Christmas

Survival Tips for the Holidays

by Courtney Hollingsworth, LPC

Here are a few small tips for changing the ways you engage with your relatives around the holidays. It isn’t easy to change the ways we relate to people we’ve known most or all of our lives, but it is often worth the work. This list is by no means conclusive, but a good place to start.

Take people at their word.

Try to notice how often you are attempting to read between the lines of others’ words or times when you feel expected to know what someone else feels or wants without them actually saying anything. Reading between the lines or finding the hidden meeting is common in family systems that operate more passive aggressively. Taking people at their word forces others to speak up on their own behalf, say what they really mean, and address one another with respect.

Mean your words.

The reverse of taking people at their words is true as well. If you are frequently not saying what you truly mean, then feel upset when others are not doing as you want, odds are you were not meaning your words. Speak directly and kindly, and you can avoid many of the passive-aggressive communication games that conflict avoidant families tend to get bogged down in.

Check your expectations.

Holidays are filled with expectations and typically time with family is also, therefore holidays with family members can be a double whammy. It can become the perfect traffic jam of various expectations.

Know your limits.

Try to realistically assess your limits on various planes prior to making your holiday plans. Are there certain family members you have a lower tolerance for spending time around? Is your social/extroversion threshold depleted more quickly at family gatherings? Are there certain relatives’ houses where you become a worse version of yourself longer you stay? Does being around babies and toddlers bring out the worst in you? Is your alcohol tolerance lowered in family settings? Assessing your limits prior to making your plans can help you make a more informed choice, and perhaps plan action steps toward self-care when you can’t predict that your limits will be tested and or pushed.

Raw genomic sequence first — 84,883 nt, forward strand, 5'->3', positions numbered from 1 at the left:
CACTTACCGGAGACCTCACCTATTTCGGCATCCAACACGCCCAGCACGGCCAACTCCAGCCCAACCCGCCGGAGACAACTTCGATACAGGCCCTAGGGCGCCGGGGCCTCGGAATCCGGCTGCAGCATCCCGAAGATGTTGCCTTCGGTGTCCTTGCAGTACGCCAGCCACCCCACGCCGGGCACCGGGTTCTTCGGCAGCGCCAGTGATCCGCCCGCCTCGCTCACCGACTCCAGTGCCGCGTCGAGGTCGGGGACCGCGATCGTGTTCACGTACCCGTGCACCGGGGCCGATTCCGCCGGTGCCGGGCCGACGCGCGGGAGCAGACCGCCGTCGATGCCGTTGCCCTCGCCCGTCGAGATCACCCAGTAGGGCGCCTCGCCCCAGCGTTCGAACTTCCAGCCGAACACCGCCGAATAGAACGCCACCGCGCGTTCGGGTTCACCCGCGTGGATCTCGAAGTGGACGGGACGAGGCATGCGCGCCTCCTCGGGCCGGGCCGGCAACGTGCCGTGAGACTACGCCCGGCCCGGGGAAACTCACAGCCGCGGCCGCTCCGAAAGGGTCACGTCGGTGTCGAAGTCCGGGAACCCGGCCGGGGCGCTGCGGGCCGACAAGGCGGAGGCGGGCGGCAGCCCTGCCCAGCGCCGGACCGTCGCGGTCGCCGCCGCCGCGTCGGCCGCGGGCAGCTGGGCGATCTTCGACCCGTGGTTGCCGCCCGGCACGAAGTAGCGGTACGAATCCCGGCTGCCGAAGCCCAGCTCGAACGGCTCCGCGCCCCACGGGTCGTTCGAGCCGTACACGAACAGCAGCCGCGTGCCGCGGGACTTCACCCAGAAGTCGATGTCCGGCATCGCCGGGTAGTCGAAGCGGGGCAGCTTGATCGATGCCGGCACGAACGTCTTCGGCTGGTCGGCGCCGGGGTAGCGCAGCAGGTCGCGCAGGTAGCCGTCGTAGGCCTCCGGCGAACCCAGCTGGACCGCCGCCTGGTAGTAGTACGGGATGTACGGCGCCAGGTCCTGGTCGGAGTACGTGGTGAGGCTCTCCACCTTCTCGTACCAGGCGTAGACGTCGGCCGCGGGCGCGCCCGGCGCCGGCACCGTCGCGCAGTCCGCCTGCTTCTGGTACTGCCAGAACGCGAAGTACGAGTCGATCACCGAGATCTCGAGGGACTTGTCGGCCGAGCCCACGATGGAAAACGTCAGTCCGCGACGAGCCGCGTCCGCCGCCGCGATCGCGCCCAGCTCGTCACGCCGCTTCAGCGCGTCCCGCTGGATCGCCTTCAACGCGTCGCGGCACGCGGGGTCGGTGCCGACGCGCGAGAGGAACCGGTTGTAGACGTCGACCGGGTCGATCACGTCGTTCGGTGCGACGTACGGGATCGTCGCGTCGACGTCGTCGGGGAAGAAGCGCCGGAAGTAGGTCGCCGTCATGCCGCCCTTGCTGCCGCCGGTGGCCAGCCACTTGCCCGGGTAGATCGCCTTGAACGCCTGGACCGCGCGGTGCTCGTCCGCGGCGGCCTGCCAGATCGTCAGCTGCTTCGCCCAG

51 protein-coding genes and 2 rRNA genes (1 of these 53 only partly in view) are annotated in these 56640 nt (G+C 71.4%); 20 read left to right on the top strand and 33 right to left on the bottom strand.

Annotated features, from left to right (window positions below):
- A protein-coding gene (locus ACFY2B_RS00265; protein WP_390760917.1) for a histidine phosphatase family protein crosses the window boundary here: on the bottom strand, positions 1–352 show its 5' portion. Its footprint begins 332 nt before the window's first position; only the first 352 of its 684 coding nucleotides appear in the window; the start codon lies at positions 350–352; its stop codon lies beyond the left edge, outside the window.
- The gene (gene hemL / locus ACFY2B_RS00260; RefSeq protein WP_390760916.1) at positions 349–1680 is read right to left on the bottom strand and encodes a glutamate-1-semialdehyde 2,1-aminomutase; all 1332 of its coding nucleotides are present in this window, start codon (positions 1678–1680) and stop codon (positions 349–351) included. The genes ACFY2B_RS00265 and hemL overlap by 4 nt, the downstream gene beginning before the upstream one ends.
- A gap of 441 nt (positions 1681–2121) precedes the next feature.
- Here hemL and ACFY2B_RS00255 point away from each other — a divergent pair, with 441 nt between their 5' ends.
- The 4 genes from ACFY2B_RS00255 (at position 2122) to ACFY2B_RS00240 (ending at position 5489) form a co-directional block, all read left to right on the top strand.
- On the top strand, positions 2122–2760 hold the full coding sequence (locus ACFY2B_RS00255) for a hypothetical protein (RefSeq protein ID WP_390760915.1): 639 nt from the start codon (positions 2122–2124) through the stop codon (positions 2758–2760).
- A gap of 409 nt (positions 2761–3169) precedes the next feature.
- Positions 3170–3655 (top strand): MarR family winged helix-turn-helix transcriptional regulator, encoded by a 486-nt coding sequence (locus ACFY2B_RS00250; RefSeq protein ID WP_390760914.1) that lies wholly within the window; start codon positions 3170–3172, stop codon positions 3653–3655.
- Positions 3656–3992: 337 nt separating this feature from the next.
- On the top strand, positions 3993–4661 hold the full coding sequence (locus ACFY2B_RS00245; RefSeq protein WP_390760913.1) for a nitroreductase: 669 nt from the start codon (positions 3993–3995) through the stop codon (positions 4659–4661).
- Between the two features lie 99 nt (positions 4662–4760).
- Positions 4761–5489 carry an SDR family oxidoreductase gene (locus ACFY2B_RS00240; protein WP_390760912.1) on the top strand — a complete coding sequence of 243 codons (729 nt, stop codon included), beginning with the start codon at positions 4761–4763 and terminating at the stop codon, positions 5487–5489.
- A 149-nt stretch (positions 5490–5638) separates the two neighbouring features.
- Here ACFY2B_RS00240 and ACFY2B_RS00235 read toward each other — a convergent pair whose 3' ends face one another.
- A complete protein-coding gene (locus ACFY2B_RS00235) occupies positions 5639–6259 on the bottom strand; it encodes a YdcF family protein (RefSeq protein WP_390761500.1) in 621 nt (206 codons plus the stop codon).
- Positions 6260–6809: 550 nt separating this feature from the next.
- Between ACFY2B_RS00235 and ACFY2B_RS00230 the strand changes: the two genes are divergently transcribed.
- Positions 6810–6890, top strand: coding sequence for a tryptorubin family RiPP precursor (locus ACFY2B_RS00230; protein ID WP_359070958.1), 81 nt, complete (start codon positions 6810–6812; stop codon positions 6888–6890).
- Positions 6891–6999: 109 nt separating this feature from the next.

Know your triggers.

This one is similar to knowing your limits, in that it can be helpful to do some self-assessment prior to walking into family dynamics that are laden with emotional landmines. Try to think about instances in the past when time spent with family has led to blow-ups, arguments, hurt feelings, or even the silent (or shouted) conclusion that you’ll never go back again. Try to see if there’s a pattern between these various situations. Do you tend to be triggered by your mom’s passive aggressive comments? Do you tend to be triggered by your brother’s constant bragging about his successful career? Do you tend to be triggered by your niece talking all of the toys leaving them for the other cousins? Whatever your triggers, knowing them in advance can help prevent them from being a surprise, or even activated at all.

Make a private game of unavoidable unpleasantries.